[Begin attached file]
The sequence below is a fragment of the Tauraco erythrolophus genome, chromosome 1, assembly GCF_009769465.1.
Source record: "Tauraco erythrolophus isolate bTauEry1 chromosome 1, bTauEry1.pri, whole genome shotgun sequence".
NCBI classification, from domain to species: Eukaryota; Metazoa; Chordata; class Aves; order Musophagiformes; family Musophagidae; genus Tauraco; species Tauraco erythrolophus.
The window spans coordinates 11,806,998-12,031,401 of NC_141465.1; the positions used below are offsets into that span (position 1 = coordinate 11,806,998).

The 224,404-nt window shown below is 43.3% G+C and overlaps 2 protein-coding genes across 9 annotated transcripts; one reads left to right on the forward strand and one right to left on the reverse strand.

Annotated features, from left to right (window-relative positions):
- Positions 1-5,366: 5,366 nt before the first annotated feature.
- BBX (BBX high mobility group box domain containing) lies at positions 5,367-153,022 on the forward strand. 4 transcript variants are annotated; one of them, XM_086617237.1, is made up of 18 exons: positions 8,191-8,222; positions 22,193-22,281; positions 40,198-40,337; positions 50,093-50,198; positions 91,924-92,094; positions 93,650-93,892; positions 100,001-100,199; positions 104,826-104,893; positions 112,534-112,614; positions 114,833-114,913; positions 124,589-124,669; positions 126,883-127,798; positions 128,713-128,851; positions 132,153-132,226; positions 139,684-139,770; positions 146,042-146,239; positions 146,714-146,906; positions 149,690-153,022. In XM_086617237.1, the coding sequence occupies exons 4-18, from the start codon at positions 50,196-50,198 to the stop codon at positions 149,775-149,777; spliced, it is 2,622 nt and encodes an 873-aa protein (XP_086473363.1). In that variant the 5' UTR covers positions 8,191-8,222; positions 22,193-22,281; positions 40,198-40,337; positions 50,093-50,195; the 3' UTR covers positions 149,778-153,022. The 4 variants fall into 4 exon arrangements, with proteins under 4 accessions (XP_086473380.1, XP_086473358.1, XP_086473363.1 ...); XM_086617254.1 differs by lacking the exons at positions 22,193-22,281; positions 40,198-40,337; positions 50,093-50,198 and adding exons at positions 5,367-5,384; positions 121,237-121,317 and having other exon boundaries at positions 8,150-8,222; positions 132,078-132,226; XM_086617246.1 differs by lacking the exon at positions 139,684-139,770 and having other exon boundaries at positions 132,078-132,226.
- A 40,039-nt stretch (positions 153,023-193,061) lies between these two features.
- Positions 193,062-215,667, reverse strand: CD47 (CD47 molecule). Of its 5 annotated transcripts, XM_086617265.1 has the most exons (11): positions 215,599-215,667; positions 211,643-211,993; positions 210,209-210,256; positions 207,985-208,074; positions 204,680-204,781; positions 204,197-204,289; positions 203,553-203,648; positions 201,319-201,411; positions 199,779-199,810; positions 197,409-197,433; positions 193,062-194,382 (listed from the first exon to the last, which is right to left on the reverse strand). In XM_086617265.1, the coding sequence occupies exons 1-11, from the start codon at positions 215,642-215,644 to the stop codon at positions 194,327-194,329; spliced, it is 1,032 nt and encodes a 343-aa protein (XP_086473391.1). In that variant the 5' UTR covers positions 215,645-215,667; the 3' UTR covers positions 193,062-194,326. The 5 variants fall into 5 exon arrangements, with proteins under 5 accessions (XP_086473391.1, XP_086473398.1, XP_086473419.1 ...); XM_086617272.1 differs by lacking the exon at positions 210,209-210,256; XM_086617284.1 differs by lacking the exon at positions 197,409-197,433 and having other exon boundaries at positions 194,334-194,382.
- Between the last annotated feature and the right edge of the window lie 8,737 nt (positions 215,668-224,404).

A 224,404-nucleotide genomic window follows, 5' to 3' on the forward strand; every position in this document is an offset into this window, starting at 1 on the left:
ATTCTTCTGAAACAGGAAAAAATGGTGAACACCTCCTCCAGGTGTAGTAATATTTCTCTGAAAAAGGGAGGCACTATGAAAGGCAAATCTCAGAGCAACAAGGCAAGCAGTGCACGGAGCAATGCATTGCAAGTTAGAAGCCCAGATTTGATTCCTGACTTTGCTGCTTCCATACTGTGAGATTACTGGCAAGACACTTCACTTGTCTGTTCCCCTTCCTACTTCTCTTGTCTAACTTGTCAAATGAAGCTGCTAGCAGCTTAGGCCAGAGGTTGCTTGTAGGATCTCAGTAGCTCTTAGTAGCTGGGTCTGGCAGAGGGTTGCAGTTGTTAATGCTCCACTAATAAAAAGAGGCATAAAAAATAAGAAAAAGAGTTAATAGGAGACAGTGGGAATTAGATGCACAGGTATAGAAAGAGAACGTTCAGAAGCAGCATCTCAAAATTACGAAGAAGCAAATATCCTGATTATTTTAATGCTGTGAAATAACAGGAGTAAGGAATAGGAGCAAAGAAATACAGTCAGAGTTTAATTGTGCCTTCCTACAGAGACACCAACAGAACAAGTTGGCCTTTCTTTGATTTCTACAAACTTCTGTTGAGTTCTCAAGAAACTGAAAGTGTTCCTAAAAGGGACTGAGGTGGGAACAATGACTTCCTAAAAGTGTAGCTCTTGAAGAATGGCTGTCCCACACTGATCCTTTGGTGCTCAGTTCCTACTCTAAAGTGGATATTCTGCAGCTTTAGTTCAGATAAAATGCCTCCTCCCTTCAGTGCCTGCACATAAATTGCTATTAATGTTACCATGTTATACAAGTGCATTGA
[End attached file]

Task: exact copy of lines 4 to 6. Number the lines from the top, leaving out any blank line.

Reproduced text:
The window spans coordinates 11,806,998-12,031,401 of NC_141465.1; the positions used below are offsets into that span (position 1 = coordinate 11,806,998).

The 224,404-nt window shown below is 43.3% G+C and overlaps 2 protein-coding genes across 9 annotated transcripts; one reads left to right on the forward strand and one right to left on the reverse strand.

Annotated features, from left to right (window-relative positions):